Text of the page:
For the Lord God of Israel.—There ought to be a comma after “Lord.” Literally the phrase would run, For Jehovah, the God of Israel. Thus the stress lies on the national aspect of the Deity, for whom Solomon was to undertake this national work.

Verses 6-16

(6-16) David gives formal charge to Solomon to build the Temple.

Verse 7

(7) My son.—So some MSS., the Hebrew margin, and LXX., Vulg., Targ. rightly. The Hebrew text reads, “His son,” which is probably an oversight, due to “Solomon his son” in 1 Chronicles 22:6.

As for me, it was in my mind.—Literally, Iit became with (near or in) my heart, i.e., it came into my mind, was my intention. The phrase is common in 2 Chronicles, but rare in the older books. (Comp. 1 Kings 8:17; 1 Kings 10:2; and also Joshua 14:7.) It recurs in 1 Chronicles 28:2 exactly as here.

Unto the name of the Lord.—Comp. 1 Kings 8:29 : “My name shall be there,” i.e., My real presence. The statement of this and the following verses refers to what is told in 1 Chronicles 17:1-14.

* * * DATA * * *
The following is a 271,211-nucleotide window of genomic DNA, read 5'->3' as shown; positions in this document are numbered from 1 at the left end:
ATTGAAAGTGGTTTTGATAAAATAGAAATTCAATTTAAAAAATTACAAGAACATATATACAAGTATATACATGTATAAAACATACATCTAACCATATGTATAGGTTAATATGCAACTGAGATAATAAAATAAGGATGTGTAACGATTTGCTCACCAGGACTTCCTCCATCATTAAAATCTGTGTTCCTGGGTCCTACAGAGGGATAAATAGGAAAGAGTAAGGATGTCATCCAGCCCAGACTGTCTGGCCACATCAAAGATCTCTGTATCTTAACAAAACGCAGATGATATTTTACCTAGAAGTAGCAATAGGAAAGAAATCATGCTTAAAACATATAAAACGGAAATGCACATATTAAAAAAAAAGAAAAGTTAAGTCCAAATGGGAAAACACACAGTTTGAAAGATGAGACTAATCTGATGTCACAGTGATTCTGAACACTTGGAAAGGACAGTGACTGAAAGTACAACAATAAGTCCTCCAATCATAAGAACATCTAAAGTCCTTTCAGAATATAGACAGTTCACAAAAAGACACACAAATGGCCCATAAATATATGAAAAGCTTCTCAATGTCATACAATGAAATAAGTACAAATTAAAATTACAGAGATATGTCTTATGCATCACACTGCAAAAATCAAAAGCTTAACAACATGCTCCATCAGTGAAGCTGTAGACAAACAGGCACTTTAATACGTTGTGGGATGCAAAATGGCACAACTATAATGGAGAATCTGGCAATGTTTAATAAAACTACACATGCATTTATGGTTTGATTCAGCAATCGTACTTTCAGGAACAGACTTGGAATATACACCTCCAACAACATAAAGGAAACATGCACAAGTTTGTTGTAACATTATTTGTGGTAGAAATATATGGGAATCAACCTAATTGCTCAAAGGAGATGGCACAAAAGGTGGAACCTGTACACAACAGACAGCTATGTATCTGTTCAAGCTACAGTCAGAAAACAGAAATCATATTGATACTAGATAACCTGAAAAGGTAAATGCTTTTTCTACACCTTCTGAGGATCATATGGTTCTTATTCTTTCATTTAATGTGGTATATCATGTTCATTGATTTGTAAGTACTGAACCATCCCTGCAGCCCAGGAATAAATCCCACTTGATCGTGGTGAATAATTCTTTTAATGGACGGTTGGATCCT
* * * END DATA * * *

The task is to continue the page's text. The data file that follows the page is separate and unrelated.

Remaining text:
Verse 8

(8) But the word of the Lord came to me (upon me).—Literally, And a word of Jehovah became upon me. There is a partial correspondence between this “word of the Lord” and that which Nathan is represented as delivering (1 Chronicles 17:4-14). There, however, David is promised success in war, without any hint that warfare, as such, would unfit him for the sacred task which he longed to undertake. And in 1 Kings 5:3, Solomon implies that David’s wars left him no leisure for the work.

Thou hast shed blood.—The emphatic word is “blood.” Literally, Blood in abundance hast thou shed, and great wars hast thou made.

Because thou hast shed much blood.—Better. for torrents of blood (plural) hast thou shed earthward before me. The author of this narrative may well have remembered Genesis 9:5-6, and the denunciations of the prophets against men of blood. (Comp. especially Amos 1:3; Amos 1:13; Amos 2:1, with David’s treatment of the conquered Ammonites, 1 Chronicles 20:3. And see also Hosea’s denunciation of vengeance upon the house of Jehu for the bloodshed of Jezreel: Hosea 1:4; Hosea 7:7). Or the verse may express the interpretation which David’s own conscience put upon the oracle forbidding him to build the Temple.